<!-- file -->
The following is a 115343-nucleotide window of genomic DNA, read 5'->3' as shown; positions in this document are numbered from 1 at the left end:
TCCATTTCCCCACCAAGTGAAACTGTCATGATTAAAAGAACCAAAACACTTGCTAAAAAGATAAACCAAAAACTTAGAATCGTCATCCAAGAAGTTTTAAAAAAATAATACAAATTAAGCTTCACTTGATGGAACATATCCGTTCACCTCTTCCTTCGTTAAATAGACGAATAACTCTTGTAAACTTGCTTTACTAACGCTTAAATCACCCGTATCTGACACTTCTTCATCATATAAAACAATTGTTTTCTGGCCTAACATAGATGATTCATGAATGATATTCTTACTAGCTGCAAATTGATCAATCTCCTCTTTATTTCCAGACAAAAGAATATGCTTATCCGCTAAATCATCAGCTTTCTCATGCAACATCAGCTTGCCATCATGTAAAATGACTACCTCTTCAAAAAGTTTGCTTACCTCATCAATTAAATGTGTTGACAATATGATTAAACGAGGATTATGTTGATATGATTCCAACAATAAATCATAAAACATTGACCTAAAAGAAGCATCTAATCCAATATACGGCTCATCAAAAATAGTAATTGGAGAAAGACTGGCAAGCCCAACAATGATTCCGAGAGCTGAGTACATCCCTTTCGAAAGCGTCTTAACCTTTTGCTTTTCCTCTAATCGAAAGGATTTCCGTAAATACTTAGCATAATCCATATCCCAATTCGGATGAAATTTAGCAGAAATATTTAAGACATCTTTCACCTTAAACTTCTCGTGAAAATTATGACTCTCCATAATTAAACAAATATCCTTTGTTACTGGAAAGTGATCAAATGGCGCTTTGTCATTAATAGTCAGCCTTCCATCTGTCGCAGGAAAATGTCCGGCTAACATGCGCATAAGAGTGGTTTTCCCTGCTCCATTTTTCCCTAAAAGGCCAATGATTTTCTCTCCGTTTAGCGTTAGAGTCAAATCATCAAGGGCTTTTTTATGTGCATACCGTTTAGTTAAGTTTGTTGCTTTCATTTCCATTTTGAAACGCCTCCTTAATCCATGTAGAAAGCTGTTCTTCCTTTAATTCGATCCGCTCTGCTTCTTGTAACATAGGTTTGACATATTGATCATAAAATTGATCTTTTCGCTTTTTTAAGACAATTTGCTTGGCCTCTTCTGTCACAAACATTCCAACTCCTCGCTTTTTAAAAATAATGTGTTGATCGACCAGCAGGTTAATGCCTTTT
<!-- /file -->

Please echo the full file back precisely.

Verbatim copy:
The following is a 115343-nucleotide window of genomic DNA, read 5'->3' as shown; positions in this document are numbered from 1 at the left end:
TCCATTTCCCCACCAAGTGAAACTGTCATGATTAAAAGAACCAAAACACTTGCTAAAAAGATAAACCAAAAACTTAGAATCGTCATCCAAGAAGTTTTAAAAAAATAATACAAATTAAGCTTCACTTGATGGAACATATCCGTTCACCTCTTCCTTCGTTAAATAGACGAATAACTCTTGTAAACTTGCTTTACTAACGCTTAAATCACCCGTATCTGACACTTCTTCATCATATAAAACAATTGTTTTCTGGCCTAACATAGATGATTCATGAATGATATTCTTACTAGCTGCAAATTGATCAATCTCCTCTTTATTTCCAGACAAAAGAATATGCTTATCCGCTAAATCATCAGCTTTCTCATGCAACATCAGCTTGCCATCATGTAAAATGACTACCTCTTCAAAAAGTTTGCTTACCTCATCAATTAAATGTGTTGACAATATGATTAAACGAGGATTATGTTGATATGATTCCAACAATAAATCATAAAACATTGACCTAAAAGAAGCATCTAATCCAATATACGGCTCATCAAAAATAGTAATTGGAGAAAGACTGGCAAGCCCAACAATGATTCCGAGAGCTGAGTACATCCCTTTCGAAAGCGTCTTAACCTTTTGCTTTTCCTCTAATCGAAAGGATTTCCGTAAATACTTAGCATAATCCATATCCCAATTCGGATGAAATTTAGCAGAAATATTTAAGACATCTTTCACCTTAAACTTCTCGTGAAAATTATGACTCTCCATAATTAAACAAATATCCTTTGTTACTGGAAAGTGATCAAATGGCGCTTTGTCATTAATAGTCAGCCTTCCATCTGTCGCAGGAAAATGTCCGGCTAACATGCGCATAAGAGTGGTTTTCCCTGCTCCATTTTTCCCTAAAAGGCCAATGATTTTCTCTCCGTTTAGCGTTAGAGTCAAATCATCAAGGGCTTTTTTATGTGCATACCGTTTAGTTAAGTTTGTTGCTTTCATTTCCATTTTGAAACGCCTCCTTAATCCATGTAGAAAGCTGTTCTTCCTTTAATTCGATCCGCTCTGCTTCTTGTAACATAGGTTTGACATATTGATCATAAAATTGATCTTTTCGCTTTTTTAAGACAATTTGCTTGGCCTCTTCTGTCACAAACATTCCAACTCCTCGCTTTTTAAAAATAATGTGTTGATCGACCAGCAGGTTAATGCCTTTT